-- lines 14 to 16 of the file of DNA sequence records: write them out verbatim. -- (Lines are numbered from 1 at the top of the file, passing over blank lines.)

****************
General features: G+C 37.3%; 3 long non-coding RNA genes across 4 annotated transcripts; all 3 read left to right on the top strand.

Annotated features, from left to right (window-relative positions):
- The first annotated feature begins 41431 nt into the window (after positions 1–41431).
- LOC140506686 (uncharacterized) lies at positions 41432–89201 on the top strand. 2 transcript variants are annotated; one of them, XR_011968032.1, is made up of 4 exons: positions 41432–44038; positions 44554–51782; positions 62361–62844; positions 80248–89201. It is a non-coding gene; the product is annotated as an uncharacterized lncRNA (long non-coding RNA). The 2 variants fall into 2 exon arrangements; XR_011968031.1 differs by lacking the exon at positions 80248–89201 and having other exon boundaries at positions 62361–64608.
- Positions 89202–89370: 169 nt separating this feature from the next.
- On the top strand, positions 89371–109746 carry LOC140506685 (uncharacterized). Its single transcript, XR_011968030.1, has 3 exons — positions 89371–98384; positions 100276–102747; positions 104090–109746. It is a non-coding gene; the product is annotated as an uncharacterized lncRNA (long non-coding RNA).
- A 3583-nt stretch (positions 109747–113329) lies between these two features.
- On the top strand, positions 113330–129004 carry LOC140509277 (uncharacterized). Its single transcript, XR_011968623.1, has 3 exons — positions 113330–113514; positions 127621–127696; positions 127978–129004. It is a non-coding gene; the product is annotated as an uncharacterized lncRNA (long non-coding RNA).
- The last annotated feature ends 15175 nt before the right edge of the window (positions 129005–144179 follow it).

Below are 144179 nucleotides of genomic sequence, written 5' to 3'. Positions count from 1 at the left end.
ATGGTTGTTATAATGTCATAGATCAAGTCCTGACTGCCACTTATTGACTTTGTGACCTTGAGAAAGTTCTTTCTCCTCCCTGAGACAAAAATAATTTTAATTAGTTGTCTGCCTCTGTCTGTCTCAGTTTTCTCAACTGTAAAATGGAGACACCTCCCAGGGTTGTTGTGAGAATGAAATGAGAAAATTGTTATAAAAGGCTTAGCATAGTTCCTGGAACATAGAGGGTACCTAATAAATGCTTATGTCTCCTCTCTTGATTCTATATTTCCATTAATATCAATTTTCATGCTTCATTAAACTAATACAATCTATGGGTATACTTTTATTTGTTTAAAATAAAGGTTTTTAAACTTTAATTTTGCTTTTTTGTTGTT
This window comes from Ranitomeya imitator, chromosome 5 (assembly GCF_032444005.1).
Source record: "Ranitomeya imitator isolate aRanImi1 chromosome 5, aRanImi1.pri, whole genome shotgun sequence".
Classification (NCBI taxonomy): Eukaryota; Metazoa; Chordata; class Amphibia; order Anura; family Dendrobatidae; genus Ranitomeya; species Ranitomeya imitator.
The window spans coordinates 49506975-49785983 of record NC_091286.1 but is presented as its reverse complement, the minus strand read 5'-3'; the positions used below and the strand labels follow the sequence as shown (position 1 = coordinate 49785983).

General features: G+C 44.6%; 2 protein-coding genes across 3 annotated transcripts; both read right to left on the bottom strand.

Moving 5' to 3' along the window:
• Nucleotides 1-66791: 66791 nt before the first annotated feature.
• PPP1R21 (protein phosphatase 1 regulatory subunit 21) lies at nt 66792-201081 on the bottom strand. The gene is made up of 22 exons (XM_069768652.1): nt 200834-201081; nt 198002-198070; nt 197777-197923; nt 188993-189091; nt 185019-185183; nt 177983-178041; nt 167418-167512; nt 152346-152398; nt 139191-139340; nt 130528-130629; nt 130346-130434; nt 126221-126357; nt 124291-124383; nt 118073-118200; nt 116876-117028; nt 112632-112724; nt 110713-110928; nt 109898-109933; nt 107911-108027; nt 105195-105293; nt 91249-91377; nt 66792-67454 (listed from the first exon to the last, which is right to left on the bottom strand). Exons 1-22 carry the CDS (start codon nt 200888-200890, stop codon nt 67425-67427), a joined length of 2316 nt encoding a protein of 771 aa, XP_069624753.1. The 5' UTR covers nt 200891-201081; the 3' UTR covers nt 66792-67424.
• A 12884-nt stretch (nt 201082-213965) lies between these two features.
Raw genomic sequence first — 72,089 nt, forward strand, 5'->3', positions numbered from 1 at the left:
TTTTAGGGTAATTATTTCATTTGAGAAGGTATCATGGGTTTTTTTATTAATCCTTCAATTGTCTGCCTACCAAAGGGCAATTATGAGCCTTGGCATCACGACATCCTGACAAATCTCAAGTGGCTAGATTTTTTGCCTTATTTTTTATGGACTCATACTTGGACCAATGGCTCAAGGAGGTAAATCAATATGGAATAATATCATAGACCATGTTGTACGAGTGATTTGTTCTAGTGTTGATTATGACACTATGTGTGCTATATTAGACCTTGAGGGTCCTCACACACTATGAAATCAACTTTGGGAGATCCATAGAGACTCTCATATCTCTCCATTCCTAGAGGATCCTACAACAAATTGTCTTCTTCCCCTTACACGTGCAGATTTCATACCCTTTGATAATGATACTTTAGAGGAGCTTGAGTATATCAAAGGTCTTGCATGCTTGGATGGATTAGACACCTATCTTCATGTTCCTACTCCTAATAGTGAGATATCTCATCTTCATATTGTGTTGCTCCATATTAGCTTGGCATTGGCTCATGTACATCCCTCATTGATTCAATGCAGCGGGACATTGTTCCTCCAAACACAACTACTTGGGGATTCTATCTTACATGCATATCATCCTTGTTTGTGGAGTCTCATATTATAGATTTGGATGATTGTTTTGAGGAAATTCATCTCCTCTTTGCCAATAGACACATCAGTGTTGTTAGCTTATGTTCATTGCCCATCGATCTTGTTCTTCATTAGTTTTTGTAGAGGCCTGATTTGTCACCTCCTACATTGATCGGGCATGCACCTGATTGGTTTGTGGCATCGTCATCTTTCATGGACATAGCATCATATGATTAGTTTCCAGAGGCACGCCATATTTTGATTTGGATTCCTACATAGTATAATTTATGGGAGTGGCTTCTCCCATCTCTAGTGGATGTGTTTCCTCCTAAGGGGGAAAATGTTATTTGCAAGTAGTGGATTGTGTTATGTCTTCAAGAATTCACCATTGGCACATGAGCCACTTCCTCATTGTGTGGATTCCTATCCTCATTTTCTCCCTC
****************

Classification (NCBI taxonomy): Eukaryota; Metazoa; Chordata; class Amphibia; order Anura; family Dendrobatidae; genus Ranitomeya; species Ranitomeya imitator.
The window spans coordinates 49506975-49785983 of record NC_091286.1 but is presented as its reverse complement, the minus strand read 5'-3'; the positions used below and the strand labels follow the sequence as shown (position 1 = coordinate 49785983).

General features: G+C 44.6%; 2 protein-coding genes across 3 annotated transcripts; both read right to left on the bottom strand.